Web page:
"Regrets. I've had a few," Frank Sinatra crooned in his famous song. But how often do people regret their divorces?
Even thrice-married Donald Trump once revealed to a former employee that he wished he didn't detonate his 15-year marriage to Ivana Trump by having an affair with -- and later marrying -- Marla Maples.
According to the New York Post, Maples' former publicist, Chuck Jones, recounted a conversation he had with Trump before his divorce from Ivana was final. "I think it was lust ... and had I the opportunity to do it over, I would have stayed with my family," Trump reportedly told Jones.
The wake-up call that Trump speaks of often happens when people realize how the split will affect their family -- but it's likely too late. The momentary high from being with someone new often blinds people to the realities of what life is after divorce, especially when kids are involved.
Still, it has to be satisfying and simultaneously heartbreaking for Ivana Trump to hear her errant husband acknowledge that he may have made a mistake.
Celebrity divorce attorney Raoul Felder believes that many people -- like Trump -- regret breaking up their marriages for lust. "You exchange boredom for lust, and the end result is that you end up sharing nothing with the new person except bouncing around on a bed. Your life gets more complicated and certainly not easier," he told me.
I can't tell you how many times I've heard clients say, "If I only knew what this involved, I may have not rushed out of my marriage."
Part of the problem is that the media focuses on hot, passionate sex. Couples feel that if the heat isn't blazing in their bedroom, that their marriage is dull, diluted and unfulfilling.
I am not saying that lust isn't an important component of a relationship. That pulse-quickening, heart-beating passion makes you feel alive. But it must be put into context when you are considering breaking up for someone else. Lust makes you impulsive.
As my colleague Dr. Mark Banschick, a psychiatrist and author of The Intelligent Divorce, observes, "Lust is a binder and intimacy maker early on when you have little else holding you together. But the muscles and bone structure of a long-term relationship are formed by compatibility and history. You can't replicate the wife being there for the father's illness, the birth of a child, the small funny moments on a Sunday morning, the disappointments you've worked through, the family birthday parties. People will miss the history if it's just about lust."
That's why it's best to wait before making rash decisions. So many leave their marriages too quickly because they are intoxicated by the sugar high of a new relationship. When the high is over, what are you left with?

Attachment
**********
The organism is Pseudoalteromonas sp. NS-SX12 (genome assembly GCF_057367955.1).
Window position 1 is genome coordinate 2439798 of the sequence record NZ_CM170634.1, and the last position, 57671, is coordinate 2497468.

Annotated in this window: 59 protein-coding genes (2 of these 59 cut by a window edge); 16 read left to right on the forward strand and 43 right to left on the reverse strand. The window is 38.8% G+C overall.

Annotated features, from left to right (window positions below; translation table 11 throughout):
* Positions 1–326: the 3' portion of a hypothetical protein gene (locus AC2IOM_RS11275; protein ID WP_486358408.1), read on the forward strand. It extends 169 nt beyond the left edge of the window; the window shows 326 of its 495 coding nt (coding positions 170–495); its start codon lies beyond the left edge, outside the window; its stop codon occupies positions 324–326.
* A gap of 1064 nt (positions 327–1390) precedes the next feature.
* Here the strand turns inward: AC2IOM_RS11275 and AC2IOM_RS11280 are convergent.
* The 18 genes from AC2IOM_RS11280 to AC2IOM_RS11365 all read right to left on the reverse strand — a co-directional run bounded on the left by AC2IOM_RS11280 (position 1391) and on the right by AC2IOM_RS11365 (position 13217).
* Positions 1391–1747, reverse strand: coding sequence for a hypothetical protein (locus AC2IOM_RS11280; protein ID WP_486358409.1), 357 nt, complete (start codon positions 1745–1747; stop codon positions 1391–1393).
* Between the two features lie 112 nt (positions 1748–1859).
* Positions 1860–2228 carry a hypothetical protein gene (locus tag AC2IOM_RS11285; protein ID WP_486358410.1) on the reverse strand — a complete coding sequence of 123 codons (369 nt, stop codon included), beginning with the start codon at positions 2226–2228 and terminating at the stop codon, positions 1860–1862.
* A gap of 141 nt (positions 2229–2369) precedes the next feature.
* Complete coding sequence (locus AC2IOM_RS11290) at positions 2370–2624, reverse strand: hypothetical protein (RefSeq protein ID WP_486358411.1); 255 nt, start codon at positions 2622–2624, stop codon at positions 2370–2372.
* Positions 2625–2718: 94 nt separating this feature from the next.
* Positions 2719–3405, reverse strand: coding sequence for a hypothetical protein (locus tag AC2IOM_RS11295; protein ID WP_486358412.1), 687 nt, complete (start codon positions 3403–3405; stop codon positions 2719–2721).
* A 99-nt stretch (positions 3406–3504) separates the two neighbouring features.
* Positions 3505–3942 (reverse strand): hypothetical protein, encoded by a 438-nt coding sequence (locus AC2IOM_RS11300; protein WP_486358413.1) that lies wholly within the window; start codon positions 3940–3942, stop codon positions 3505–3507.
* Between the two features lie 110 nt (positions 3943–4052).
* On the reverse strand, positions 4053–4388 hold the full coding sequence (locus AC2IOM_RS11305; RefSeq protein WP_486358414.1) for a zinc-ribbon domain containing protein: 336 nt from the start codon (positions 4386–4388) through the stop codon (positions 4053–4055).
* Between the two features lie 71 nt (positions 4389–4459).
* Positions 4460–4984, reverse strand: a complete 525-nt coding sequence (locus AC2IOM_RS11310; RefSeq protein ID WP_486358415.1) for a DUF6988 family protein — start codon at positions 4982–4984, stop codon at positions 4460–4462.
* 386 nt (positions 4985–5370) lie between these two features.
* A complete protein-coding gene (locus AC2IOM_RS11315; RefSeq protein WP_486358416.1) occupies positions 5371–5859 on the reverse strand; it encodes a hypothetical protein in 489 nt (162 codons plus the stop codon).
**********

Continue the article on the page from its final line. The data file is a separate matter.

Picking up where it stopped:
As Dr. Bonnie Eiker Weil writes in her book, "Make Up, Don't Break Up," only 7 percent of people who separate end up getting back together; the pain of rejection shatters so much trust. Spurned spouses ask, "Are you no longer in love?" If the cheating spouse is deluded by the thrill and excitement of an affair, he or she may truly believe they are no longer in love. Thus starts the spiral toward divorce, and the spurned lover may feel that he or she must end the relationship out of respect for themselves, instead of realizing that their spouse may not be rational at this moment in time.
It would be more productive if the spurned spouse asked, "How can we bring back that fun and playfulness into our relationship?" This is why many therapists and coaches like myself try to help couples in crisis by summoning memories of their initial attraction and using them as a way to reactivate connections.
Sheila Weber, executive director of the Let's Strengthen Marriage Campaign, believes that many couples throw in the towel too early. Looking outside of themselves for excitement, they are susceptible to affairs that have long-lasting consequences.
"Of course, there are cases where marriages cannot survive the destruction of addiction, abuse or chronic infidelity," she says. "But if you look at the research of sociologist Linda Waite from the University of Chicago, two-thirds of unhappily married spouses who stayed married reported their marriages were happier five years later. When couples work on themselves and their relationship, they can often jump the hurdle of conflict and eventually land on the happier side where there is a safe haven in which to raise children and the comfort of life-long companionship."
Maybe as a culture we have to better manage expectations about the ebbs and flows of passion in long-term relationships and place even more importance on history and compatibility -- we vs. I, hot sex vs. warm sex. After all, as comedian Carl Reiner said, "Lust is easy, love is hard, like is most important."
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